Retirement planning for businesses Featured

7:00pm EDT February 27, 2006

If you don’t have a retirement plan available, you may lack the competitive edge needed to attract employees who will stay for the long haul. That said, how can a business owner begin to select from the plethora of retirement options available in the marketplace?

The answer lies in looking at the size of your company, determining whether you want to fund the plan with tax-deductible employer contributions and deciding which employees you want covered, says Michael J. Gheen, a CPA and associate director with SS&G Investment Services LLC of Akron, Ohio.

Smart Business spoke with Gheen about the advantages of offering a retirement plan to employees and the necessary steps a business owner needs to take to create the right retirement plan for a company.

 

What are the advantages of having a company retirement plan?
If you don’t have one, you will be considered behind the times and at a disadvantage from a recruiting standpoint. Employees are keenly aware that they may not be able to rely on Social Security for retirement so they are looking for employers to provide retirement plans.

 

How can a business owner choose a plan that best suits a company and its employees?
A lot is dependant on how much money the business owner is willing to spend and what the goals are. If the employer can’t afford to make contributions, the easiest way to set up a retirement plan is the Simplified Employee Pension Plan (SEP IRA). The SEP allows employers to set aside money in retirement accounts for everyone in the company (including the business owner).

Under the SEP, an employer contributes directly to traditional individual retirement accounts. The SEP is good for small businesses because it does not have the startup and operating costs of a traditional retirement plan. And it allows deductible contributions up to 25 percent of company payroll.

A better plan to start out with would be the Savings Incentive Match Plan for Employees (SIMPLE IRA) which allows employee contribution and it mandates that an employer match that contribution, which is a more desirable option for employees. The employee matches up to 3 percent of an employee’s salary.

The ongoing costs of keeping the SEP or SIMPLE plans in place are minimal. And, as the company grows, the business owner may want to move into more complex plans such as profit sharing or a 401(k) plan.

 

What kind of flexibility is available with profit sharing or 401(k) plans that are not with SEP or SIMPLE plans?
In traditional 401(k) or profit sharing, the employer can determine when the employee will be fully vested, whereas with the SIMPLE or SEP plans any money put into the plan is fully vested from day one. You can see why employers may not like this because the employees can pull the money out at any time for any reason, with penalties, of course.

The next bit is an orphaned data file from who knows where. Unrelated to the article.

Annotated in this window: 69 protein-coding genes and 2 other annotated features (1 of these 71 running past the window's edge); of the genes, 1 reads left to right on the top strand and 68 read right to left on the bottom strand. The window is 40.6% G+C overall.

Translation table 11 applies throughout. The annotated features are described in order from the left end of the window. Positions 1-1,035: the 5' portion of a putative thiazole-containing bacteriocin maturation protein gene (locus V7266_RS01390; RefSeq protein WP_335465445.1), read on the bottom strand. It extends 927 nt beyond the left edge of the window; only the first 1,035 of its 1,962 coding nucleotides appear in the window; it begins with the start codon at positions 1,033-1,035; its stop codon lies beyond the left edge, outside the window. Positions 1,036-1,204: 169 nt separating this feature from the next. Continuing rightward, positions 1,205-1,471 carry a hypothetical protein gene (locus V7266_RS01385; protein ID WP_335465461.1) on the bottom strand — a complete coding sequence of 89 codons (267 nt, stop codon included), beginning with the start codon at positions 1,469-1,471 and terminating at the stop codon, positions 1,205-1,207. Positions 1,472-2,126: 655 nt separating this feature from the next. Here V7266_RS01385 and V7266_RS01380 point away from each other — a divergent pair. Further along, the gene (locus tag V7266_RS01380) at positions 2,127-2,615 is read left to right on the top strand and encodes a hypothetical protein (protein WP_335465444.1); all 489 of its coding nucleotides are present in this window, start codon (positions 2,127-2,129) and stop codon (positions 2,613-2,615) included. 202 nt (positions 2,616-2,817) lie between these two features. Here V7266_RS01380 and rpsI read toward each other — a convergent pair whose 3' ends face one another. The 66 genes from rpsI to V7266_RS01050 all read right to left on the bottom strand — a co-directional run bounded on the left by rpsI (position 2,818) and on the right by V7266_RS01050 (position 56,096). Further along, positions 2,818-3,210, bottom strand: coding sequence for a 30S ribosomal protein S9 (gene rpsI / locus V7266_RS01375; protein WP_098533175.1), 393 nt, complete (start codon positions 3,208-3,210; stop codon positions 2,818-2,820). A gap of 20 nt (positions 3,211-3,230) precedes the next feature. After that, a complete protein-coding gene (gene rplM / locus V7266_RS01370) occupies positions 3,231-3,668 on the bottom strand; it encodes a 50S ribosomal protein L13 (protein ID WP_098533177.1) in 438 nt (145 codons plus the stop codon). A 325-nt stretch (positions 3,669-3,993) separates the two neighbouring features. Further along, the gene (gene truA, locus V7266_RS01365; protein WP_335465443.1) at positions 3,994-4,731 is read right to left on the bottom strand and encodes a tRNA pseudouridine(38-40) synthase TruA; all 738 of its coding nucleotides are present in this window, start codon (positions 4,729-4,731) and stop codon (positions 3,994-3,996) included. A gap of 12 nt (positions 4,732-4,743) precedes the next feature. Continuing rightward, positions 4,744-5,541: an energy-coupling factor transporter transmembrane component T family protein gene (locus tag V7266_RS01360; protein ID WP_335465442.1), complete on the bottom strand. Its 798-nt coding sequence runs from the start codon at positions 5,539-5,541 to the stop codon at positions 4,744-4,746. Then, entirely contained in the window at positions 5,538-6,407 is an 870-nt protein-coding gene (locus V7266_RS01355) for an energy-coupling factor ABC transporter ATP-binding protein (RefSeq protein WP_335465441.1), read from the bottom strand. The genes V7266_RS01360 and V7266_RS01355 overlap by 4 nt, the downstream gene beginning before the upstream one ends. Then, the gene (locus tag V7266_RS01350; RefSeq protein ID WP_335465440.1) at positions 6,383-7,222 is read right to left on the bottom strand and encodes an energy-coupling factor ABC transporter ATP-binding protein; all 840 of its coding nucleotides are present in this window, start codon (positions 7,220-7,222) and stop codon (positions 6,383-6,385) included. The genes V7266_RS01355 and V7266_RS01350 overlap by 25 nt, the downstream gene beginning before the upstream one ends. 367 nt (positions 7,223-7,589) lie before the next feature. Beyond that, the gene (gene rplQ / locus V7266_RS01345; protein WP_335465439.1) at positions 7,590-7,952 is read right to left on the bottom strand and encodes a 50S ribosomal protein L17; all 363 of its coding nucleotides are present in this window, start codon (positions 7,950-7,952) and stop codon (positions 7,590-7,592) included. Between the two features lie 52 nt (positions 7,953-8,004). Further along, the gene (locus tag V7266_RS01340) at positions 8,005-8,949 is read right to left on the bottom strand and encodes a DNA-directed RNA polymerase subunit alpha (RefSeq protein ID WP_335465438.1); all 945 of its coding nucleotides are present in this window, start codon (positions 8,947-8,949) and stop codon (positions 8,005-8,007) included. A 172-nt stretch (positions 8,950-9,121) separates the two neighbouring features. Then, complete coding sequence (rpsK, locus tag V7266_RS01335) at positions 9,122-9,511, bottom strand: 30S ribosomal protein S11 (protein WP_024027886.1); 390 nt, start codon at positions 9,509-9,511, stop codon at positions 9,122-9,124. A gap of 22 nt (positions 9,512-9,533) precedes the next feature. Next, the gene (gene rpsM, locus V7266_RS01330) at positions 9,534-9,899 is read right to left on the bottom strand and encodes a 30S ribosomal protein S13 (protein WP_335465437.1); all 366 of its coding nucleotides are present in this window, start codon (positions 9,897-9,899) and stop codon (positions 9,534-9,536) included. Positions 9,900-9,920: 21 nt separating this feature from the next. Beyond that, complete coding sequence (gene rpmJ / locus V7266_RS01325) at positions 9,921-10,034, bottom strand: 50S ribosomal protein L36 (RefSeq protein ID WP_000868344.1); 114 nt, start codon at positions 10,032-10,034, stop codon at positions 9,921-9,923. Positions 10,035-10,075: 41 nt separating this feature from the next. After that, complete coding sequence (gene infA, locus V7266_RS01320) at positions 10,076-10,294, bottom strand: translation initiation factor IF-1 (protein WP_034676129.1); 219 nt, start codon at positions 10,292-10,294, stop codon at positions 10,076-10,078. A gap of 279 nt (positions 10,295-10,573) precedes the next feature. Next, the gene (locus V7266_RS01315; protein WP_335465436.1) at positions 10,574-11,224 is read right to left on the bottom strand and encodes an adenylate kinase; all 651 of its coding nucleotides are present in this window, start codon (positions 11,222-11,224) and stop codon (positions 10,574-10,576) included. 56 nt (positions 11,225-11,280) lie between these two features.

What are some considerations a company needs to make when selecting a retirement plan?
Not only do you need to consider how much flexibility you want, but who you want to handle the investment and what kind of investment platform you want, such as mutual funds. Financial advisers can help the company owner pick a platform that makes the most sense for the business.

The business owner also has to decide who will be the trustee of the plan — and this is usually the business owner, CFO or director of human resources, or even a third party. Business owners also need to decide the eligibility requirements for the retirement plan; do they want the eligibility to begin day they are hired or a year later? If you are in a high-turnover industry you may want to consider a minimum service requirement.

 

Is it necessary to hire a financial or retirement plan professional to help set up and run the plan?
On the investment side, it’s strongly recommended that you hire a professional. The last thing you want to do is give advice about investments and open your company up to exposure in an industry that is heavily scrutinized by the IRS and the Department of Labor. The investment professional needs to be involved not only to setup the plan but monitor it on a ongoing basis with the business owners and the employees.

 

Michael J. Gheen, CPA, is an associate director of SS&G Investment Services LLC, a division of SS&G Financial Services Inc. Contact Gheen at MGheen@SSandG.com or (800) 871-0985. SS&G Investment Services LLC and SS&G Financial Services Inc. are not affiliated with Multi-Financial Securities Corp. or ING. Securities offered through Multi-Financial Securities Corp., member NASD, SIPC. .